Beware of Deus ex Machina

The phrase “deus ex machina” literally translates as “god from the machine” and is most often associated with ancient plays where the hero would get stuck in a situation that he or she couldn’t resolve so the gods descend from the skies and save him or her.

This always creates an unsatisfying conclusion because just as the tension ratchets up to a peak, a solution out of nowhere deflates that tension and feels like cheating.

That’s the problem with nearly all mediocre movies including “The 355,” “Mortal Engines,” and the latest “Fast X.”

If you haven’t seen any of the previous “Fast and Furious” movies, “Fast X” may not make much sense since the movie assumes you already know about the many characters introduced. This immediately makes “Fast X” less than satisfying because it doesn’t feel like a complete movie. Instead of learning about a new story, we really should watch the previous movies in the series to understand this one.

Even worse, “Fast X” constantly pulls situations out of thin air to help characters, even the villain. There’s a scene where an army of soldiers invades a home to capture a little boy. Suddenly the little boy’s uncle magically appears, beats up all the soldiers, and saves the little boy.

By not setting up the idea that this uncle might appear, this sudden appearance of the uncle to rescue the boy feels unsatisfying and incomplete.

Another example occurs when the villain has been chasing the hero and finally traps the hero on a dam. Suddenly the villain reveals he has two remote control trucks, packed with explosives, that will gradually close in on the hero.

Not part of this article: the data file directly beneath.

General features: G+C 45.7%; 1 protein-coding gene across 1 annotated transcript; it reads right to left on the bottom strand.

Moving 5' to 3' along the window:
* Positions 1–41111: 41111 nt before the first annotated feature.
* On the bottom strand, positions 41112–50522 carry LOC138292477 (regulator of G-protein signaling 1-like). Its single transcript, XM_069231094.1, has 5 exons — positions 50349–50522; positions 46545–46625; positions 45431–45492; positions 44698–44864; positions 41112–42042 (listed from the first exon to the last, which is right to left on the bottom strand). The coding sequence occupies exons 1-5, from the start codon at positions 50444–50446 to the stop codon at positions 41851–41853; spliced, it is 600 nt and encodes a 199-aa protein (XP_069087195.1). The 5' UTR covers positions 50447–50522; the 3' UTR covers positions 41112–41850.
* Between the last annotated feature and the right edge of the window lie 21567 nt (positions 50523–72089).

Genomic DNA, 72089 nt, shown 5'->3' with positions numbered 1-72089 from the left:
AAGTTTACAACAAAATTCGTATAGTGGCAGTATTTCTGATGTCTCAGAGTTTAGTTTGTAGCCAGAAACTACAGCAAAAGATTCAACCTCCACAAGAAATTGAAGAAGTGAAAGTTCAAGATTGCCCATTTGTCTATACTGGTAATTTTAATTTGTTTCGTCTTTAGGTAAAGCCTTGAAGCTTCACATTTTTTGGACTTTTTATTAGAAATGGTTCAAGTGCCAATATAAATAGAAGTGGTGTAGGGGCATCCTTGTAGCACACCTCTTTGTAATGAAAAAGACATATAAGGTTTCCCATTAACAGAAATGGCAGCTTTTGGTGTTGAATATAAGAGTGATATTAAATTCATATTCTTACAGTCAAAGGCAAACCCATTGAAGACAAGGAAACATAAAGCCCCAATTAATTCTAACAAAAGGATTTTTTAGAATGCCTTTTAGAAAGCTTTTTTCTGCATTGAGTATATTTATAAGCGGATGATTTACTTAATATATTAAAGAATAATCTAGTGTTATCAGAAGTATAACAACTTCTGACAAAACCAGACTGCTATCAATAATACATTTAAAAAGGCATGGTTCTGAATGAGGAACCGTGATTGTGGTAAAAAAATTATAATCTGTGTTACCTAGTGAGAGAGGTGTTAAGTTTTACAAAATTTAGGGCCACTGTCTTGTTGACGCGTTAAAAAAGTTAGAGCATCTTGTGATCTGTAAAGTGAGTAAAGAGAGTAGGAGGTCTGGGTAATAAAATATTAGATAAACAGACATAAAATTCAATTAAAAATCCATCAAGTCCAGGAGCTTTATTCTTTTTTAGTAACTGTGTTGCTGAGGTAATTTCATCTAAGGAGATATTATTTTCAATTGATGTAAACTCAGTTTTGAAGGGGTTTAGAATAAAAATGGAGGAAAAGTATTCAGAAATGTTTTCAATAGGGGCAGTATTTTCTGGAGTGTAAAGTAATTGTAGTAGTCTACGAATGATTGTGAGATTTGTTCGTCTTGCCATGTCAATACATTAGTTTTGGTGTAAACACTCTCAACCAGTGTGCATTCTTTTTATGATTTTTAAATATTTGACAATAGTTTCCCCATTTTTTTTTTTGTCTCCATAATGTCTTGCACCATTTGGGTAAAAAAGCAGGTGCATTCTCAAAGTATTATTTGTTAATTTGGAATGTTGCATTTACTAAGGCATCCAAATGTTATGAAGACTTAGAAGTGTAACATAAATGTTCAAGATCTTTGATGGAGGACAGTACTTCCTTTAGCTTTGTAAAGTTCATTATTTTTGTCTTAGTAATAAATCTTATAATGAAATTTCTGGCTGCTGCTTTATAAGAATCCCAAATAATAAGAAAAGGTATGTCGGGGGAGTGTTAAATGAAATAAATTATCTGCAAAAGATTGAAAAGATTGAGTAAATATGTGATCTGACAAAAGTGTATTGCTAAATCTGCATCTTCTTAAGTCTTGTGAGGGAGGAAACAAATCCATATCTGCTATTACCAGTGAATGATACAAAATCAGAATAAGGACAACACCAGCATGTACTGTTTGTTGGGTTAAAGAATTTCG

How the hero suddenly had two remote controlled trucks at his disposal, especially when he had no idea the hero would make it to the dam in the first place, is another example of deus ex machina where something magically appears out of nowhere to supposedly create greater tension and suspense.

It doesn’t work.

What creates suspense is setting up an idea ahead of time and then showing how it logically appears. What never works is suddenly introducing something new to save a character.

Don’t surprise us with people who come out of nowhere to rescue someone for no apparent reason. This is a sure way to weaken any story.

Deus ex machina should have disappeared centuries ago but it’s still popping up with disturbing regularity in the latest Hollywood movies. Avoid this and you can’t help but write stronger and better screenplays.

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